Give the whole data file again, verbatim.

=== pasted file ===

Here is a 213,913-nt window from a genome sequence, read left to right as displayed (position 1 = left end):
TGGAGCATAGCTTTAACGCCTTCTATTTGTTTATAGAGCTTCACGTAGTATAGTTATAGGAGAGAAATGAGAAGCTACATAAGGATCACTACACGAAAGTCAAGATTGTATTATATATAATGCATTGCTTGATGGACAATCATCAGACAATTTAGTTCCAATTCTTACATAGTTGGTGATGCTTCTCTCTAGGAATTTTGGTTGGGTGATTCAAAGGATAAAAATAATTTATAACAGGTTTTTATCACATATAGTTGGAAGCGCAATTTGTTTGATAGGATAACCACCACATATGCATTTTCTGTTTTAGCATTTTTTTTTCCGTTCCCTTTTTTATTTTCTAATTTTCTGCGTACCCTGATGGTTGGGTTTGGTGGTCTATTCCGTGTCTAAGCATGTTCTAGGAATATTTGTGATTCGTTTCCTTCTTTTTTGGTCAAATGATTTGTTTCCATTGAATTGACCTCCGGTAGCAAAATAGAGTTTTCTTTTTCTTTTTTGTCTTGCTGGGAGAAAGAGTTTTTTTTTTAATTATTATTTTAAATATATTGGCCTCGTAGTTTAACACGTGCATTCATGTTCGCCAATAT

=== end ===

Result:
Here is a 213,913-nt window from a genome sequence, read left to right as displayed (position 1 = left end):
TGGAGCATAGCTTTAACGCCTTCTATTTGTTTATAGAGCTTCACGTAGTATAGTTATAGGAGAGAAATGAGAAGCTACATAAGGATCACTACACGAAAGTCAAGATTGTATTATATATAATGCATTGCTTGATGGACAATCATCAGACAATTTAGTTCCAATTCTTACATAGTTGGTGATGCTTCTCTCTAGGAATTTTGGTTGGGTGATTCAAAGGATAAAAATAATTTATAACAGGTTTTTATCACATATAGTTGGAAGCGCAATTTGTTTGATAGGATAACCACCACATATGCATTTTCTGTTTTAGCATTTTTTTTTCCGTTCCCTTTTTTATTTTCTAATTTTCTGCGTACCCTGATGGTTGGGTTTGGTGGTCTATTCCGTGTCTAAGCATGTTCTAGGAATATTTGTGATTCGTTTCCTTCTTTTTTGGTCAAATGATTTGTTTCCATTGAATTGACCTCCGGTAGCAAAATAGAGTTTTCTTTTTCTTTTTTGTCTTGCTGGGAGAAAGAGTTTTTTTTTTAATTATTATTTTAAATATATTGGCCTCGTAGTTTAACACGTGCATTCATGTTCGCCAATAT